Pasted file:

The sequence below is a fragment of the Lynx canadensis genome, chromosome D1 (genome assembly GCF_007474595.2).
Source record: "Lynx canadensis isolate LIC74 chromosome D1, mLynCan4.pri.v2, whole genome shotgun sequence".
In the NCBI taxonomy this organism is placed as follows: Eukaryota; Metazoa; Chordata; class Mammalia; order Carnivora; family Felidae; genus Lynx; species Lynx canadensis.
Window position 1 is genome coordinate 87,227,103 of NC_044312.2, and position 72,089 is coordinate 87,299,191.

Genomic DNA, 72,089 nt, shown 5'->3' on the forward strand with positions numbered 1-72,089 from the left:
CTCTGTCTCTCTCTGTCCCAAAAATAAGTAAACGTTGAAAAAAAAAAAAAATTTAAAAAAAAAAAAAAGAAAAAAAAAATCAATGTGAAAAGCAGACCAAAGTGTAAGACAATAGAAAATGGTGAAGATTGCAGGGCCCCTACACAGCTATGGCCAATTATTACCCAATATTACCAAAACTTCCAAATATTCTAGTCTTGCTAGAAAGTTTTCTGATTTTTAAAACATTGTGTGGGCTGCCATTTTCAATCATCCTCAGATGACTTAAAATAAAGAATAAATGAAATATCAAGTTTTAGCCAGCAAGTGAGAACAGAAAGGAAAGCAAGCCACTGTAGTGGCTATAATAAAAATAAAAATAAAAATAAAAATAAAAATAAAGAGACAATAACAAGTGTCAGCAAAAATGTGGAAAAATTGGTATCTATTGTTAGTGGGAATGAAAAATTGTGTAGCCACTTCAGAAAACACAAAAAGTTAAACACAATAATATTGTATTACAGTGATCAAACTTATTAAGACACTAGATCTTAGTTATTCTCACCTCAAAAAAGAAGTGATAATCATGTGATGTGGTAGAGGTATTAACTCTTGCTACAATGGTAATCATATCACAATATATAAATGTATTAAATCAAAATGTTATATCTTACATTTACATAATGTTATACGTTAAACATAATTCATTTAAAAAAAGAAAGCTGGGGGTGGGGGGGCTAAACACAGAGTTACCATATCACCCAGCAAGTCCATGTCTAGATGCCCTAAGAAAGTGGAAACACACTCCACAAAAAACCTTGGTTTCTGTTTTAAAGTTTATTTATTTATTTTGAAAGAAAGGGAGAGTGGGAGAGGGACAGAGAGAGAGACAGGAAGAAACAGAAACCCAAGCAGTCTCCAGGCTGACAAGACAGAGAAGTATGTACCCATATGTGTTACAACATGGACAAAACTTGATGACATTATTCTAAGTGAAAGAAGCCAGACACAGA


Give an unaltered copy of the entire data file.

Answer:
The sequence below is a fragment of the Lynx canadensis genome, chromosome D1 (genome assembly GCF_007474595.2).
Source record: "Lynx canadensis isolate LIC74 chromosome D1, mLynCan4.pri.v2, whole genome shotgun sequence".
In the NCBI taxonomy this organism is placed as follows: Eukaryota; Metazoa; Chordata; class Mammalia; order Carnivora; family Felidae; genus Lynx; species Lynx canadensis.
Window position 1 is genome coordinate 87,227,103 of NC_044312.2, and position 72,089 is coordinate 87,299,191.

Genomic DNA, 72,089 nt, shown 5'->3' on the forward strand with positions numbered 1-72,089 from the left:
CTCTGTCTCTCTCTGTCCCAAAAATAAGTAAACGTTGAAAAAAAAAAAAAATTTAAAAAAAAAAAAAAGAAAAAAAAAATCAATGTGAAAAGCAGACCAAAGTGTAAGACAATAGAAAATGGTGAAGATTGCAGGGCCCCTACACAGCTATGGCCAATTATTACCCAATATTACCAAAACTTCCAAATATTCTAGTCTTGCTAGAAAGTTTTCTGATTTTTAAAACATTGTGTGGGCTGCCATTTTCAATCATCCTCAGATGACTTAAAATAAAGAATAAATGAAATATCAAGTTTTAGCCAGCAAGTGAGAACAGAAAGGAAAGCAAGCCACTGTAGTGGCTATAATAAAAATAAAAATAAAAATAAAAATAAAAATAAAGAGACAATAACAAGTGTCAGCAAAAATGTGGAAAAATTGGTATCTATTGTTAGTGGGAATGAAAAATTGTGTAGCCACTTCAGAAAACACAAAAAGTTAAACACAATAATATTGTATTACAGTGATCAAACTTATTAAGACACTAGATCTTAGTTATTCTCACCTCAAAAAAGAAGTGATAATCATGTGATGTGGTAGAGGTATTAACTCTTGCTACAATGGTAATCATATCACAATATATAAATGTATTAAATCAAAATGTTATATCTTACATTTACATAATGTTATACGTTAAACATAATTCATTTAAAAAAAGAAAGCTGGGGGTGGGGGGGCTAAACACAGAGTTACCATATCACCCAGCAAGTCCATGTCTAGATGCCCTAAGAAAGTGGAAACACACTCCACAAAAAACCTTGGTTTCTGTTTTAAAGTTTATTTATTTATTTTGAAAGAAAGGGAGAGTGGGAGAGGGACAGAGAGAGAGACAGGAAGAAACAGAAACCCAAGCAGTCTCCAGGCTGACAAGACAGAGAAGTATGTACCCATATGTGTTACAACATGGACAAAACTTGATGACATTATTCTAAGTGAAAGAAGCCAGACACAGA